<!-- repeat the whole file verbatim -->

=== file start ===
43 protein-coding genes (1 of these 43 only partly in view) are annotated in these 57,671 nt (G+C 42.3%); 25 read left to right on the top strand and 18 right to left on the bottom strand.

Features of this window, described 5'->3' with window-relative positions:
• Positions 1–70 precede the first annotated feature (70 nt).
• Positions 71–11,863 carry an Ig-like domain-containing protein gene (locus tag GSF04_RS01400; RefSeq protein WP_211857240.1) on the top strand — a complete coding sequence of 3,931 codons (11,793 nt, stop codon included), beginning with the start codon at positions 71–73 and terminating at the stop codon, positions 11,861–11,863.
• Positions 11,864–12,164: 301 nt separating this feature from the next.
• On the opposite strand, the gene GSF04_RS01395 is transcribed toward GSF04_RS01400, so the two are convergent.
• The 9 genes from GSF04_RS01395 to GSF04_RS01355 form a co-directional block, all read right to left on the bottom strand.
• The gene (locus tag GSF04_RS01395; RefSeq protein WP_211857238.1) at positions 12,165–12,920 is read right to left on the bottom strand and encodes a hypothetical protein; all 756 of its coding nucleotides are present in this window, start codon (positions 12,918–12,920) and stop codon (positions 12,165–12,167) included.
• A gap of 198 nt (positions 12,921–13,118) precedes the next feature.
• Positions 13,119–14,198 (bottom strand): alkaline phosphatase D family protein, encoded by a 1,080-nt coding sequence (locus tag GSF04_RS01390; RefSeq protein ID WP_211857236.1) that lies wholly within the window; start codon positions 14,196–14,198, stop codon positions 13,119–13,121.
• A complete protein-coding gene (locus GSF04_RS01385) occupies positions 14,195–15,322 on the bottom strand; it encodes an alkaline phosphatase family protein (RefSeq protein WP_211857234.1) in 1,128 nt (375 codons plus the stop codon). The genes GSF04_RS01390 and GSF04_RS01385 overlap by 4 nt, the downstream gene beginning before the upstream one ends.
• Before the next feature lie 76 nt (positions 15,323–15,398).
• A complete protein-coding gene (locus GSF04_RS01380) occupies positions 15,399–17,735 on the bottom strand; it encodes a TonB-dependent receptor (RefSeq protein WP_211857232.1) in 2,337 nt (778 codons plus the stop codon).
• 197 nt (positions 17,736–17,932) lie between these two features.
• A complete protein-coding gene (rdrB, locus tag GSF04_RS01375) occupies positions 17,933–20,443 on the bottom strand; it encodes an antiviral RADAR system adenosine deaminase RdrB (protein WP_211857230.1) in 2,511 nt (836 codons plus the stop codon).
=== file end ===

43 protein-coding genes (1 of these 43 only partly in view) are annotated in these 57,671 nt (G+C 42.3%); 25 read left to right on the top strand and 18 right to left on the bottom strand.

Features of this window, described 5'->3' with window-relative positions:
• Positions 1–70 precede the first annotated feature (70 nt).
• Positions 71–11,863 carry an Ig-like domain-containing protein gene (locus tag GSF04_RS01400; RefSeq protein WP_211857240.1) on the top strand — a complete coding sequence of 3,931 codons (11,793 nt, stop codon included), beginning with the start codon at positions 71–73 and terminating at the stop codon, positions 11,861–11,863.
• Positions 11,864–12,164: 301 nt separating this feature from the next.
• On the opposite strand, the gene GSF04_RS01395 is transcribed toward GSF04_RS01400, so the two are convergent.
• The 9 genes from GSF04_RS01395 to GSF04_RS01355 form a co-directional block, all read right to left on the bottom strand.
• The gene (locus tag GSF04_RS01395; RefSeq protein WP_211857238.1) at positions 12,165–12,920 is read right to left on the bottom strand and encodes a hypothetical protein; all 756 of its coding nucleotides are present in this window, start codon (positions 12,918–12,920) and stop codon (positions 12,165–12,167) included.
• A gap of 198 nt (positions 12,921–13,118) precedes the next feature.
• Positions 13,119–14,198 (bottom strand): alkaline phosphatase D family protein, encoded by a 1,080-nt coding sequence (locus tag GSF04_RS01390; RefSeq protein ID WP_211857236.1) that lies wholly within the window; start codon positions 14,196–14,198, stop codon positions 13,119–13,121.
• A complete protein-coding gene (locus GSF04_RS01385) occupies positions 14,195–15,322 on the bottom strand; it encodes an alkaline phosphatase family protein (RefSeq protein WP_211857234.1) in 1,128 nt (375 codons plus the stop codon). The genes GSF04_RS01390 and GSF04_RS01385 overlap by 4 nt, the downstream gene beginning before the upstream one ends.
• Before the next feature lie 76 nt (positions 15,323–15,398).
• A complete protein-coding gene (locus GSF04_RS01380) occupies positions 15,399–17,735 on the bottom strand; it encodes a TonB-dependent receptor (RefSeq protein WP_211857232.1) in 2,337 nt (778 codons plus the stop codon).
• 197 nt (positions 17,736–17,932) lie between these two features.
• A complete protein-coding gene (rdrB, locus tag GSF04_RS01375) occupies positions 17,933–20,443 on the bottom strand; it encodes an antiviral RADAR system adenosine deaminase RdrB (protein WP_211857230.1) in 2,511 nt (836 codons plus the stop codon).